How can I have the same ssh key for dual boot (ssh-keygen)

Philip Hands phil at
Wed Apr 2 21:20:53 EST 2014

Nico Kadel-Garcia <nkadel at> writes:

> On Tue, Apr 1, 2014 at 4:48 AM, Philip Hands <phil at> wrote:
>> Kevin Wilson <wkevils at> writes:
>>> I use:
>>> ssh-keygen -t rsa
>>> to generate a key file ( which I copy into authorized_keys2 on
>>> other machines in order to permit ssh to these machines without being
>>> asked for a password.
>>> The thing is that I have dual boot on this machine: one for fedora and
>>> one for ubuntu. The two key files which were generated on these machine
>>> are different.
>>> Is there a way so that I will have the same key file for both these fedora
>>> and
>>> ubuntu ?
>> As mentioned by others, there is a way to do this, but I'd suggest that
>> you shouldn't want to.
>> What's wrong with having an additional key in the authorized_keys file?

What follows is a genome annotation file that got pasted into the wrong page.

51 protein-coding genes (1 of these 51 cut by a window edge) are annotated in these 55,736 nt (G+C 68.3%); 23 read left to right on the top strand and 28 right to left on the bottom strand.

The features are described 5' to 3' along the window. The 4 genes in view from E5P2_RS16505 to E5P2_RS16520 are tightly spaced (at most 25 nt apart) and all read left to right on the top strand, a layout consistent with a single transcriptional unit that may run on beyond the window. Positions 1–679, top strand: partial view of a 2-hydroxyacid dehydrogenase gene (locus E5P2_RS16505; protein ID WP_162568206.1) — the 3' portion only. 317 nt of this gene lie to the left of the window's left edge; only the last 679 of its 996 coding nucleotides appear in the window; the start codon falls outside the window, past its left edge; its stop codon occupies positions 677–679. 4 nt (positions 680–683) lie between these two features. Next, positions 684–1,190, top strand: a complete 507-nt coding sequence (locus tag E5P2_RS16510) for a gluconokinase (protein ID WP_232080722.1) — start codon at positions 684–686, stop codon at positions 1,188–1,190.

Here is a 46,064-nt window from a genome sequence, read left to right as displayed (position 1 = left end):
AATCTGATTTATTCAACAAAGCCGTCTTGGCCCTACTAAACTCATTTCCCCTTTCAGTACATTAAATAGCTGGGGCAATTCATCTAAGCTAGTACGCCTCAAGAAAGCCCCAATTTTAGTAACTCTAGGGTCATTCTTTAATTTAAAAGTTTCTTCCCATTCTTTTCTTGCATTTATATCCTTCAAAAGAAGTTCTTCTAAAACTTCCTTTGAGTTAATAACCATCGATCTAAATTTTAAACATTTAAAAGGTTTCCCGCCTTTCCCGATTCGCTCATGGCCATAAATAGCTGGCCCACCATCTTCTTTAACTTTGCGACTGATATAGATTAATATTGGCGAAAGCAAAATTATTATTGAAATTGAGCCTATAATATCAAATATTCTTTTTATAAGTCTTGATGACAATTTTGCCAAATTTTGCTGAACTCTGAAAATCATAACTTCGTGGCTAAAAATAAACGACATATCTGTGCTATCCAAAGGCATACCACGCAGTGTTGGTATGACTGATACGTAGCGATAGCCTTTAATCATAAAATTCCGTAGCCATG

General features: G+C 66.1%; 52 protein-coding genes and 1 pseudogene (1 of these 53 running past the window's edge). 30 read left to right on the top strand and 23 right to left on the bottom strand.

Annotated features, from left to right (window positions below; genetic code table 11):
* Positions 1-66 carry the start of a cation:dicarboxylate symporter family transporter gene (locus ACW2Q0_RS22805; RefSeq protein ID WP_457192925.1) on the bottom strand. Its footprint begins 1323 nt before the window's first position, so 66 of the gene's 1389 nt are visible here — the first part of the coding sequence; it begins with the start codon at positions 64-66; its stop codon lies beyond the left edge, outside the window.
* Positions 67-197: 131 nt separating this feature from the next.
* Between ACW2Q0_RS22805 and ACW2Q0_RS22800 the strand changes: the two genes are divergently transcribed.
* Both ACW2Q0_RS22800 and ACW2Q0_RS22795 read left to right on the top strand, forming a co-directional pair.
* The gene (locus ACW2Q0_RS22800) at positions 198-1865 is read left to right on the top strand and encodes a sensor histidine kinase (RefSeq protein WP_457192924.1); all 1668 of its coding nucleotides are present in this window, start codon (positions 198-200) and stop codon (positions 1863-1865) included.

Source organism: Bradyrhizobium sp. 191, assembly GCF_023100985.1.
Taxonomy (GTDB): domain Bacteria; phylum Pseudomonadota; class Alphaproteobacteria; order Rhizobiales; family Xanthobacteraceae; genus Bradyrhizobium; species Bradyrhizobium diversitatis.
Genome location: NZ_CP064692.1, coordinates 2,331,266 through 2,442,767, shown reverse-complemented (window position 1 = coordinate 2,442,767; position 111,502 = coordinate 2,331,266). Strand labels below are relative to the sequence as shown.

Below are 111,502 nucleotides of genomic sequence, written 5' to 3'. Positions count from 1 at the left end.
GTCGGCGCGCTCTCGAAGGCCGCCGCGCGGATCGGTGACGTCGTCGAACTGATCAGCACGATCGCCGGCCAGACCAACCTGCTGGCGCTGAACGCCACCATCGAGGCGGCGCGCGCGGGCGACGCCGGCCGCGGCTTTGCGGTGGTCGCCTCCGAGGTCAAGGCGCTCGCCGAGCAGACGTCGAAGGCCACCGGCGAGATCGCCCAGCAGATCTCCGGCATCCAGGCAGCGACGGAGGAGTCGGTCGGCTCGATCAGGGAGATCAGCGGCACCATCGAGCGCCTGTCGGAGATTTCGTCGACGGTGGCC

> It's not an "additoinal" key. It's a mismatched key for the same
> hostname in DNS and the same IP address. This causes every SSH client
> on the planet to complain about the mismatch, unless you've
> specifically disabled that check in your client configuration. And
> there is *no* tool besides a text editor for updating such changed
> records in the UNIX/Linux client text based client world besides a
> text editor.

The original question was about client authentication keys, not host
keys, unless I misunderstood the bit about:

  I use:
  ssh-keygen -t rsa
  to generate a key file ( ...

Cheers, Phil.
|)|  Philip Hands [+44 (0)20 8530 9560]
|-|  HANDS.COM Ltd.          
|(|  10 Onslow Gardens, South Woodford, London  E18 1NE  ENGLAND
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